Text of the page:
The very first question that strikes our mind while considering carbs in diet is, what are carbs and what do they do? Well, in short the molecules which have carbon, hydrogen and oxygen are called carbohydrates aka carbs. The general formula for carbohydrates is Cn(H2O)n with a hydrogen–oxygen atom ratio of 2:1. Along with proteins and fats, it is one of the three superior nutrients.

 Carbohydrates are energy rich compounds which provide energy to the body in the form of glucose.  It should be noted that glucose (sugar) is the basic energy source that regulates the amount of sugar present in blood which is used to support various functions and physical activities of the body.

So, it can be established that carb-rich foods get digested into the body in the form of glucose and then glucose is provided to the cells, tissues and other vital organs.

Moreover, the excess amount of glucose is stored in liver along with muscles for utilization upon further need. The most common sources of the carbohydrates include foods such as vegetables, fruits, milk, nuts, grains, seeds and leguminous plants.

Good Carbs Vs Bad Carbs

There is a distinct difference between good and bad carbs as they have direct influence on the blood glucose levels.

Good Carbs

The carbs which do not raise the glycemic index or blood glucose levels abruptly are known as good carbs. These are present naturally in a variety of food sources. The healthy foods sources are the ones which are not processed.

These are also called good carbs because they are generally low in calories but provide high amounts of nutrients along with fibre to the body. These also contain low amounts of salt and are low in cholesterol levels and trans-fats.

Good Carbs Food Sources

Healthy carbohydrates choices include natural sugars in the form of fruits, vegetables, milk, and milk products along with whole grains, beans, peas, and corn which nourish the body by providing vitamins and important minerals.

Good Carb Options

  • 100% whole-grain cereals
  • Whole-wheat flour
  • Sprouted whole-grain
  • kernelsBrown rice
  • Whole oats (not grinded ones)
  • Unhulled barley
  • Corn kernels
  • Whole-wheat pasta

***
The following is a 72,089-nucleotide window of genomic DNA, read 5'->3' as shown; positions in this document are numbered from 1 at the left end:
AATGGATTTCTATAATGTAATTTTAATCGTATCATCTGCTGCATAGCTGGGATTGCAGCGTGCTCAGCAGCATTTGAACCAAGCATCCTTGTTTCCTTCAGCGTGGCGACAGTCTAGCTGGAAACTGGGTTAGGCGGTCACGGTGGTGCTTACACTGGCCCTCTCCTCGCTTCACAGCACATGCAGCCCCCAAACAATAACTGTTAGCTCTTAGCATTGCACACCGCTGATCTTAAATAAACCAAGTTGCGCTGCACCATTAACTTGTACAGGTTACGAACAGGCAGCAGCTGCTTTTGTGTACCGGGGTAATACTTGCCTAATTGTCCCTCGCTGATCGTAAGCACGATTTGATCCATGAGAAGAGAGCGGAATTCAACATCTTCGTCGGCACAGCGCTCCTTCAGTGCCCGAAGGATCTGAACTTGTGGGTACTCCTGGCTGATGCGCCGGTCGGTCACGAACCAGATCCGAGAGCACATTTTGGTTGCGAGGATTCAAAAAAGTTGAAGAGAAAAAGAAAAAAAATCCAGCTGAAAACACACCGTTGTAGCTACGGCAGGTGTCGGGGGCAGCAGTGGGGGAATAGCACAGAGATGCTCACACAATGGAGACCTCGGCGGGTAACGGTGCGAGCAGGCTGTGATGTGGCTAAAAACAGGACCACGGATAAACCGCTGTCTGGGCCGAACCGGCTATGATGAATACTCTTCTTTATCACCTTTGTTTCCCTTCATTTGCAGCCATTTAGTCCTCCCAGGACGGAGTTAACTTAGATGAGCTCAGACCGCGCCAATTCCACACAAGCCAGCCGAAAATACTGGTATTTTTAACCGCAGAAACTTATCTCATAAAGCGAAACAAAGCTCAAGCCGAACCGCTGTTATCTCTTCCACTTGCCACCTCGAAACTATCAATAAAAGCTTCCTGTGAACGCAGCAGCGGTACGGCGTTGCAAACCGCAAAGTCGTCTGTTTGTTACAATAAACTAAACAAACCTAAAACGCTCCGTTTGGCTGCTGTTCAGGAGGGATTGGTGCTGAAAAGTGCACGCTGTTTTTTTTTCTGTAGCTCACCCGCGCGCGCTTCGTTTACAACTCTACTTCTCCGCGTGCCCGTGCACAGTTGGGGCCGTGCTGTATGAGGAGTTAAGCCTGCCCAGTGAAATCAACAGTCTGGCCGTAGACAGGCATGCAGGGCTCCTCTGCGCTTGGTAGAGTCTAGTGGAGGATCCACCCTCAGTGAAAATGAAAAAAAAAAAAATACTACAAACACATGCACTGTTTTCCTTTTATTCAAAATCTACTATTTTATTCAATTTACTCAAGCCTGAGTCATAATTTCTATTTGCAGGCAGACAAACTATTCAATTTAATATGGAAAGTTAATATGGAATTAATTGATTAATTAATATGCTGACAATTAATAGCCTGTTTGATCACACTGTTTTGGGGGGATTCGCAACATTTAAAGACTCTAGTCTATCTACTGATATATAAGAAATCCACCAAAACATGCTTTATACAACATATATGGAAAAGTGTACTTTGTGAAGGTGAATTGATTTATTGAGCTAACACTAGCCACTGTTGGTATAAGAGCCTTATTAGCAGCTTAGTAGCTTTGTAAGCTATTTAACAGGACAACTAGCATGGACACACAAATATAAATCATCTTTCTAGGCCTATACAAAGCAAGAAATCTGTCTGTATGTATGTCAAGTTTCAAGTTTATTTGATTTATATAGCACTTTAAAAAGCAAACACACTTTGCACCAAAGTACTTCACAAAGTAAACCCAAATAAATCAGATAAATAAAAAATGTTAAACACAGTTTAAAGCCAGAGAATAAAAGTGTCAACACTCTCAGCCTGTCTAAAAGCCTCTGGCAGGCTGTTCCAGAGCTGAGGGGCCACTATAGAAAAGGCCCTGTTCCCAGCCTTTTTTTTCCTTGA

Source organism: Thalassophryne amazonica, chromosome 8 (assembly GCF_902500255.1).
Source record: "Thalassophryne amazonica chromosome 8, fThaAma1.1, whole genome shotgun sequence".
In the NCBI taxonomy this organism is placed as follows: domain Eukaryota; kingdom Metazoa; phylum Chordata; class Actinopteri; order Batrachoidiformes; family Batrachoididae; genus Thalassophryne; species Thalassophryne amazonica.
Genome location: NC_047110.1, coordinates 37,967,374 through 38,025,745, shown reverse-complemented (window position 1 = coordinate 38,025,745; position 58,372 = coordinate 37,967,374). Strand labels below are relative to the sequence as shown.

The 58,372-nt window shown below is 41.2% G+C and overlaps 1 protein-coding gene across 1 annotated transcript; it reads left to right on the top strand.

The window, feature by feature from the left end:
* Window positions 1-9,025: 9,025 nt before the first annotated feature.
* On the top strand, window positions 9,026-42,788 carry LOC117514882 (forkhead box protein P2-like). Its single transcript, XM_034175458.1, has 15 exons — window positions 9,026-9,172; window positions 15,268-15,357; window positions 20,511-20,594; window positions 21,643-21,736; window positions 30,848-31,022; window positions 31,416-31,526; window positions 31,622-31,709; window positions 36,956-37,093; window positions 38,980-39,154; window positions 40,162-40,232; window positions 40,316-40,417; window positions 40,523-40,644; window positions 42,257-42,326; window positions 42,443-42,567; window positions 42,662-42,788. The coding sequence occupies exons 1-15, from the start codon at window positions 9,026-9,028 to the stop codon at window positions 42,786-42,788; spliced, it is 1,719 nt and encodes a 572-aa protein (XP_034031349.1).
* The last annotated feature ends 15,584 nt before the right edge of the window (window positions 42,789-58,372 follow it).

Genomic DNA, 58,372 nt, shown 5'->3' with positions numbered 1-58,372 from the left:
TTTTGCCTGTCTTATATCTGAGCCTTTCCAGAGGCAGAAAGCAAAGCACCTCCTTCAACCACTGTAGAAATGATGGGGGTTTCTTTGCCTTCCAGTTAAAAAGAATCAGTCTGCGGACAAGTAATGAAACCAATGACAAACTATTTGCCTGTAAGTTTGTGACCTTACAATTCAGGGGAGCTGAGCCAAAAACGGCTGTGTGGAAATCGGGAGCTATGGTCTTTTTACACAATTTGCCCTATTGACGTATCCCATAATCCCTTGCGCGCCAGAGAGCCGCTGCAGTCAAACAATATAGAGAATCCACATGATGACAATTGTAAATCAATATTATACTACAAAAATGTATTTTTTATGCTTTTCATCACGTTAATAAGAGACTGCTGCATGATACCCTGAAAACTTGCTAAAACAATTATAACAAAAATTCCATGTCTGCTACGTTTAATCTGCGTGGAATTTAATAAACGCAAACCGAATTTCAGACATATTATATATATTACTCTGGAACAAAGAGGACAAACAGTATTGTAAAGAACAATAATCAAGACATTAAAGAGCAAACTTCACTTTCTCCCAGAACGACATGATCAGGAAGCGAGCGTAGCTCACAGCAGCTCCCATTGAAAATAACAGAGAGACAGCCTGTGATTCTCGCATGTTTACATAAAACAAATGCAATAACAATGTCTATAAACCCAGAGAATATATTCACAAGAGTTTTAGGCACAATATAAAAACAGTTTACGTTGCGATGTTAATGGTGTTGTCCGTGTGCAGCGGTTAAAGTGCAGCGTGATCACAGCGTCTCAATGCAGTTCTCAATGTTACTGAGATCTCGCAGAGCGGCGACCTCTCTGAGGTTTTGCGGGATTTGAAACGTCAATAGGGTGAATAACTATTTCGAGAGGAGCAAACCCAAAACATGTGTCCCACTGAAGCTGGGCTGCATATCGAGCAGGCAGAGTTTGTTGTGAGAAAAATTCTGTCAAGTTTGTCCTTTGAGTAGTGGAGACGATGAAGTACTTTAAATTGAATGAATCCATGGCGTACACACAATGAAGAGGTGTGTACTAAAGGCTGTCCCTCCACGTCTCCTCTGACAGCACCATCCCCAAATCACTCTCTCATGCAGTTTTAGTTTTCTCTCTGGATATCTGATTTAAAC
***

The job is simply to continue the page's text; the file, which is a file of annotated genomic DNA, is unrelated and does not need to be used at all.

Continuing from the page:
• Fresh whole fruits instead of juices
  • Fresh vegetables
  • Non-fat dairy foods
  • Bean-rich soups

Bad Carbs

The carbs which raise blood sugar levels rapidly and cause excessive insulin production are known as bad carbs. These unhealthy carbohydrate sources include the foods that are highly processed and refined like white flour. Moreover it has been observed that the bad carbs are caloric rich, low in nutrients and fiber levels and high in sodium, cholesterol, along with saturated and trans-fats.

Bad Carbs Food Sources

Such processed foods aid in weight gain and can lead to certain health complications such as diabetes and cardiovascular diseases. The unhealthy food choices include corn sweetener, high-fructose corn syrup, dextrose, fructose, glucose, lactose, maltose, sucrose, honey, sugar, brown sugar, invert sugar, molasses and malt syrup etc.

Bad Carb Options

  • Corn dogs or energy bars.
  • Refined sugary products
  • Fruit juices rather than fruit as a whole
  • Processed corn flakes
  • White rice
  • Highly processed breakfast cereal
  • Steaks
  • Cheeseburgers
  • Vitamin water
  • Packed whole grains mixed with syrups/ honey/ molasses and other simple sugars
  • Whole grain bagel (processing involved)
  • Whole-grain crackers or chips

Daily Dietary Recommendations Of Carbohydrates

Dietary Guidelines for Americans provided by USDA for consuming carbohydrates on daily basis suggest that carbohydrates should make up 45 to 65 % of the total calories consumed daily.

Therefore, a person consuming 2,000 calories a day should consume between 225 and 325 grams of carbohydrates a day. The information about the carbohydrate content is also given on the Food fact labels. It should be noted that 1 gram of carbohydrate contains approximately 4 kilocalories (kcal) calories.

How many basic types of carbs are there? There are three major types of carbohydrates which include:

  • Sugar
  • Starch
  • Fibre

Sugar

Sugars cover the domain of the simplest carbohydrates. These are present in some foods naturally while are added to other artificially. The natural sugar containing foods are fruits, vegetables, milk and milk products. The common table sugar that is used in homes is known as sucrose and the milk sugar is called lactose. The sugar present in fruits is known as fructose.

Starch

Starches are known as the complex carbohydrates due to the presence of different sugars bounded together. These are naturally found in some vegetables such as potatoes, beans, peas, and corn, and are also found in legumes, breads, cereals, in addition to whole grains.

Fibres

Fibres are the complex carbohydrates that are not readily digested by the human body and pass through the digestive system without being broken down into sugars. Therefore, it is not a source of energy but still is needed by the body to perform additional functions.